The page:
Should you use your 401(k) money to pay off your debt?

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Asked by Chris at the TurboTax Facebook site:

I’d like to see an article about the tax and long-term financial implications of using 401k loans or early withdrawals to pay off debts (credit cards, student loans, mortgage, etc.). Does it make sense to be paying a higher interest rate on debt than I’m making in my retirement investments?

Deciding to raid one’s retirement plan for debt repayment is not a decision to be taken lightly. I’m glad you took the time to ask for help before taking money from your future.

A 401(k) plan is a retirement plan and the government gives us some pretty big incentives to use it exclusively as one. Consequently, my bias is to avoid taking money from a 401(k) plan at all costs. Of the examples you mention, only the existence of significant high-interest credit cards would cause me to consider making an exception. (Student loans and home mortgages are “good debt” and are typically at a low cost. The negatives, discussed below, of pulling money out of your 401(k) greatly exceed the benefits of more aggressively reducing relatively low-cost “good debt.”)

On the other hand, credit card debt can be extremely expensive. For example, if you’re paying 20% or more APY on a sizable credit card balance, it might take you a very long time to pay back your debt. As such, if you could borrow from your 401(k) plan and pay off all (or nearly all) of your credit card debt, I’d consider it. Yet even in such a situation, it’s still not a no-brainer to do so to borrow from your 401(k) plan. Here’s why:

A 401(k) loan is risky. Should you terminate employment for any reason (e.g., lay-off, spouse gets a job in a different city, you get really irritated at your boss one day, etc.) your loan is typically due, in full, within 60 days. When you can’t pay it back (and you won’t be able to – if you could, you would have paid it back already), the entire outstanding loan is considered a distribution. As such, you’ll be subject to income taxes, plus a 10% early distribution penalty if you’re under 59 ½. This potentially large sum will be due no later than the following April 15. Will you have the money available? Unlikely, making matters even worse.

An outright distribution from a 401(k) plan is no better. After all, you permanently reduce the amount available to you at retirement.

Furthermore, keep in mind your retirement plan money is typically unavailable to debt collectors, even in bankruptcy. While I believe people should pay what they owe, one needs to be wise to all the angles.

Taking money from your 401(k) plan should be a last resort and, in my mind, done only a very specific situation: as a loan to immediately and aggressively attack high-interest credit card debt by a person with a good deal of job security who is willing to make the significant commitment necessary to ensure the debt does not recur once more credit is available. Otherwise, steer clear and use a loan repayment calculator to pay off your debt the old fashioned way – by spending less than you earn and using the difference to pay down debt.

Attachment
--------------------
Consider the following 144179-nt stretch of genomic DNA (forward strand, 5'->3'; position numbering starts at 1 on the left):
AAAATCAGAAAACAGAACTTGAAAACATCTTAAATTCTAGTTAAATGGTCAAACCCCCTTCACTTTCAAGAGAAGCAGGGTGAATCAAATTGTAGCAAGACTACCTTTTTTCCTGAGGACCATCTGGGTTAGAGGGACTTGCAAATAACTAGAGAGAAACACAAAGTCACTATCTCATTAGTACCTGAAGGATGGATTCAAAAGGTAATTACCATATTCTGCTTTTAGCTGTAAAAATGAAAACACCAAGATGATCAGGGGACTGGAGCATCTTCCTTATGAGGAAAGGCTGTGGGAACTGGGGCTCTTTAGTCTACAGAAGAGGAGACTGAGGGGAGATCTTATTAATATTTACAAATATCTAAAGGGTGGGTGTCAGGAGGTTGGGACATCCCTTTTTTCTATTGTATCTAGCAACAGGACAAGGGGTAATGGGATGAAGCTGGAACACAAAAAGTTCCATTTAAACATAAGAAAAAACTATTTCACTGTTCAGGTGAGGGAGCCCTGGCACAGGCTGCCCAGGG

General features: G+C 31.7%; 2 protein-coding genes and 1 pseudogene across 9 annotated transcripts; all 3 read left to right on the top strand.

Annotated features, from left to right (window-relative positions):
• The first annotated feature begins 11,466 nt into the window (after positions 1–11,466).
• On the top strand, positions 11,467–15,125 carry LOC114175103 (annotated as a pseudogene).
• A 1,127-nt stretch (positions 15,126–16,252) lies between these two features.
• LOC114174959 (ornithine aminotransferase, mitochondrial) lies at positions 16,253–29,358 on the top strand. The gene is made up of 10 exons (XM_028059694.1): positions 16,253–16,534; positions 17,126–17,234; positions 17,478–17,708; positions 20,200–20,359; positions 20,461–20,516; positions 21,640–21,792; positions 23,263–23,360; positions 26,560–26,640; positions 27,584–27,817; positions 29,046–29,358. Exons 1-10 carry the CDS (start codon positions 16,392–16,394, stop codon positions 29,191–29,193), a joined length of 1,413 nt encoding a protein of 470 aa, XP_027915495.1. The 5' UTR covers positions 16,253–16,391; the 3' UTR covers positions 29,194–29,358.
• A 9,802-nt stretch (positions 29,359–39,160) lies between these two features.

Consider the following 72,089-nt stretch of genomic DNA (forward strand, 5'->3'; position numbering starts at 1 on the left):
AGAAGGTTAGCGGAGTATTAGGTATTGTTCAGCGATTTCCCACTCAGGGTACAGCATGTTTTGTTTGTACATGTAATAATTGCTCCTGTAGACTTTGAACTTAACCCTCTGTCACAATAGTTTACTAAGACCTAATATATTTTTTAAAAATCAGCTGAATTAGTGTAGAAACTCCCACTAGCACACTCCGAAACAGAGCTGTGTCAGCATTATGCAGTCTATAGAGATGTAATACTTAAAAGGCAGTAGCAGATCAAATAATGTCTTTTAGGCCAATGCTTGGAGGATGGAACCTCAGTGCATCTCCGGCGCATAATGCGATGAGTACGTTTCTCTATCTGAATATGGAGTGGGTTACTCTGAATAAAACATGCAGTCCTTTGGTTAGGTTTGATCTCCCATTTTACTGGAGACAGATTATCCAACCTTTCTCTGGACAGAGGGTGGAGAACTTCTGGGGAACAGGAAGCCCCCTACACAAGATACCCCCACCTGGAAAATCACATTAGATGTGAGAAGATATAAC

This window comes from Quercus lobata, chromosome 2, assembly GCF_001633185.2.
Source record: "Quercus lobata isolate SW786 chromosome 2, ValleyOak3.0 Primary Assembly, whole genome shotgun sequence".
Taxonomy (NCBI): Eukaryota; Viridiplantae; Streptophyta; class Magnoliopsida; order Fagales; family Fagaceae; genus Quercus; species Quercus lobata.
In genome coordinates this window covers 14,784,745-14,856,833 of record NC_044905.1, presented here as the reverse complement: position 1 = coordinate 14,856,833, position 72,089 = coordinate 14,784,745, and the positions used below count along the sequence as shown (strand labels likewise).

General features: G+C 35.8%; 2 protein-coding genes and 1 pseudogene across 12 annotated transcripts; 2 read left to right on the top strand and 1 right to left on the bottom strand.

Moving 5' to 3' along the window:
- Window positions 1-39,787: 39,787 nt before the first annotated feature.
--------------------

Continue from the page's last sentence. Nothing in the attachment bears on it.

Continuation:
What do you think? Have you taken a 401(k) loan or distribution? Glad you did or still paying for it?

25 responses to “Should you use your 401(k) money to pay off your debt?”

  1. I’m not sure exactly why but this website is loading incredibly slow
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  2. I guess I look at this differently – everyone complains that the taxes are horrible, but you would have paid them if you didnt contribute, and you will pay them when you withdraw anyway regardless of age. The only time that you could screw yourself here is if the withdraw bumps you into another tax bracket.

    So really all there is to discuss here is the 10% early withdraw penalty. If that is worth the piece of mind to you to get out of debt I say GO FOR IT.

    All these returns of 8-12% a year have not been happening for most since 2007 – and inflation is gobbling up any gains below that you are getting.

    I hesitate to listen to the financial advisors as they have a vested interest in you staying.

    The real keys here are this: does/did your employer match contributions? and are you a conscientious enough person to save/invest elsewhere?

    If you are/ were matched dollar for dollar – put that much in at least – even if you want to take it out EVERY year – you will still come out ahead (based on your tax bracket)

    If you have ANY debt that is drawing interest above 5% or so that you cannot cashflow until gone within a few years – pay it off.

    The investment and retirement planning that we are being fed by these fast food investment planners is not accurate – they sell you what they are taught to sell you – THINK FOR YOURSELF

  3. I recently got married. I took out a loan on my 401k to pay $10,000 for the wedding, reception, etc. I “paid myself back” at 4% interest for a few months while we planned the wedding. Using the wedding gifts and funds collected from the guests, I then immediately paid back the loan. It worked out great!

  4. I do agree, Until Debt… If people aren’t on the same page, the battle is over before it starts. It can indeed be tough, but it is well worth it!

    Thanks for this post.

  5. I agree with you 100%. However, Many people lost job during the recession and ended up breaking 401(k),just to keep up with mortgage and bills, and to supply daily bread onto the dinner table to feed their family and children. What would you do if you are in this situation when your last cash is all dried out and no other income source is to be seen?

  6. Kikster, no offense, but you’re living under a rock if you think retirement funds aren’t up for grabs during a divorce. That money is NOT yours and yours alone. I know the hard way. That being said, I strongly doubt a judge would decide how debt would be settled (i.e., via retirement funds). He’s only going to decide who gets what assets and who gets what debt.